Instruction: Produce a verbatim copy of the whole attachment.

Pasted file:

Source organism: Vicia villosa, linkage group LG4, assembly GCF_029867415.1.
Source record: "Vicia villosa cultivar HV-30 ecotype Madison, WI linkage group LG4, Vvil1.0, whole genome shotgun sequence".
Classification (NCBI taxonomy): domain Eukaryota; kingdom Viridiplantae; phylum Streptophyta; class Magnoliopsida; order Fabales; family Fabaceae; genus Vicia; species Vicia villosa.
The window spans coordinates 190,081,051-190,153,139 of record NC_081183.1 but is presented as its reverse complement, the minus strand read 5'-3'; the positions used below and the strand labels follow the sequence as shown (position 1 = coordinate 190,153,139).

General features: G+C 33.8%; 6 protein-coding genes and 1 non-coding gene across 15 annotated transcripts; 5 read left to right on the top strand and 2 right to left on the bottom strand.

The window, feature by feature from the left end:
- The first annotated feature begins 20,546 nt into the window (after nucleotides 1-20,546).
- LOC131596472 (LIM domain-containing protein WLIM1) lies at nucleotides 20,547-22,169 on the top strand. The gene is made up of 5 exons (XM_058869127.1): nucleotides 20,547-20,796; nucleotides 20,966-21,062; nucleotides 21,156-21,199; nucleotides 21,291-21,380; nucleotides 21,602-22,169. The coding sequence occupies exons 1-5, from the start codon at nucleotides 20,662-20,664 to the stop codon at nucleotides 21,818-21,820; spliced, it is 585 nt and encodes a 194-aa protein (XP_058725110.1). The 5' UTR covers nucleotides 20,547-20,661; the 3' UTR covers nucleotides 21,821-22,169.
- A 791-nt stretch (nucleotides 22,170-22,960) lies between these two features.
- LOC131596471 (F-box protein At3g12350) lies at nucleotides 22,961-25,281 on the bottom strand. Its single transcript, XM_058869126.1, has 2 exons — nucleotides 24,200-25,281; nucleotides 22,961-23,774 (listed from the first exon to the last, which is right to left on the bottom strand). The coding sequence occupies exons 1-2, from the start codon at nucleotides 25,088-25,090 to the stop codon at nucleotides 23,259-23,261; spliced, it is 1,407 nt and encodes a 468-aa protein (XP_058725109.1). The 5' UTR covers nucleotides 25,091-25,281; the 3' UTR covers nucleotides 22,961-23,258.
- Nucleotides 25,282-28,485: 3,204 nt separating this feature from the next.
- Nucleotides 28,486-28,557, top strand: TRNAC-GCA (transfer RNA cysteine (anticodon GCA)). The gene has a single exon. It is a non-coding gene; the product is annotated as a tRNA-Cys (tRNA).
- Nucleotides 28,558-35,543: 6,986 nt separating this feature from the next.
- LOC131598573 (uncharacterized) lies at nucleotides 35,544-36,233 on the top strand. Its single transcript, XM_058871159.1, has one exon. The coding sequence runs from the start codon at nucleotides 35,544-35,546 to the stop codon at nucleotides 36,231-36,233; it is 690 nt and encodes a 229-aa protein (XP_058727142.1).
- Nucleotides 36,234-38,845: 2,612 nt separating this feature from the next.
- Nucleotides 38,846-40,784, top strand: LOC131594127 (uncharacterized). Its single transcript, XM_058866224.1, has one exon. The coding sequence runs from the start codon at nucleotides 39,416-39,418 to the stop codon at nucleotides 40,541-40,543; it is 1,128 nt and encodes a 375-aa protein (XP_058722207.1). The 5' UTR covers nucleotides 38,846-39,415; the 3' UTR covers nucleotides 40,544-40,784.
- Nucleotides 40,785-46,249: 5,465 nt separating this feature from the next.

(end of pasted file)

Source organism: Vicia villosa, linkage group LG4, assembly GCF_029867415.1.
Source record: "Vicia villosa cultivar HV-30 ecotype Madison, WI linkage group LG4, Vvil1.0, whole genome shotgun sequence".
Classification (NCBI taxonomy): domain Eukaryota; kingdom Viridiplantae; phylum Streptophyta; class Magnoliopsida; order Fabales; family Fabaceae; genus Vicia; species Vicia villosa.
The window spans coordinates 190,081,051-190,153,139 of record NC_081183.1 but is presented as its reverse complement, the minus strand read 5'-3'; the positions used below and the strand labels follow the sequence as shown (position 1 = coordinate 190,153,139).

General features: G+C 33.8%; 6 protein-coding genes and 1 non-coding gene across 15 annotated transcripts; 5 read left to right on the top strand and 2 right to left on the bottom strand.

The window, feature by feature from the left end:
- The first annotated feature begins 20,546 nt into the window (after nucleotides 1-20,546).
- LOC131596472 (LIM domain-containing protein WLIM1) lies at nucleotides 20,547-22,169 on the top strand. The gene is made up of 5 exons (XM_058869127.1): nucleotides 20,547-20,796; nucleotides 20,966-21,062; nucleotides 21,156-21,199; nucleotides 21,291-21,380; nucleotides 21,602-22,169. The coding sequence occupies exons 1-5, from the start codon at nucleotides 20,662-20,664 to the stop codon at nucleotides 21,818-21,820; spliced, it is 585 nt and encodes a 194-aa protein (XP_058725110.1). The 5' UTR covers nucleotides 20,547-20,661; the 3' UTR covers nucleotides 21,821-22,169.
- A 791-nt stretch (nucleotides 22,170-22,960) lies between these two features.
- LOC131596471 (F-box protein At3g12350) lies at nucleotides 22,961-25,281 on the bottom strand. Its single transcript, XM_058869126.1, has 2 exons — nucleotides 24,200-25,281; nucleotides 22,961-23,774 (listed from the first exon to the last, which is right to left on the bottom strand). The coding sequence occupies exons 1-2, from the start codon at nucleotides 25,088-25,090 to the stop codon at nucleotides 23,259-23,261; spliced, it is 1,407 nt and encodes a 468-aa protein (XP_058725109.1). The 5' UTR covers nucleotides 25,091-25,281; the 3' UTR covers nucleotides 22,961-23,258.
- Nucleotides 25,282-28,485: 3,204 nt separating this feature from the next.
- Nucleotides 28,486-28,557, top strand: TRNAC-GCA (transfer RNA cysteine (anticodon GCA)). The gene has a single exon. It is a non-coding gene; the product is annotated as a tRNA-Cys (tRNA).
- Nucleotides 28,558-35,543: 6,986 nt separating this feature from the next.
- LOC131598573 (uncharacterized) lies at nucleotides 35,544-36,233 on the top strand. Its single transcript, XM_058871159.1, has one exon. The coding sequence runs from the start codon at nucleotides 35,544-35,546 to the stop codon at nucleotides 36,231-36,233; it is 690 nt and encodes a 229-aa protein (XP_058727142.1).
- Nucleotides 36,234-38,845: 2,612 nt separating this feature from the next.
- Nucleotides 38,846-40,784, top strand: LOC131594127 (uncharacterized). Its single transcript, XM_058866224.1, has one exon. The coding sequence runs from the start codon at nucleotides 39,416-39,418 to the stop codon at nucleotides 40,541-40,543; it is 1,128 nt and encodes a 375-aa protein (XP_058722207.1). The 5' UTR covers nucleotides 38,846-39,415; the 3' UTR covers nucleotides 40,544-40,784.
- Nucleotides 40,785-46,249: 5,465 nt separating this feature from the next.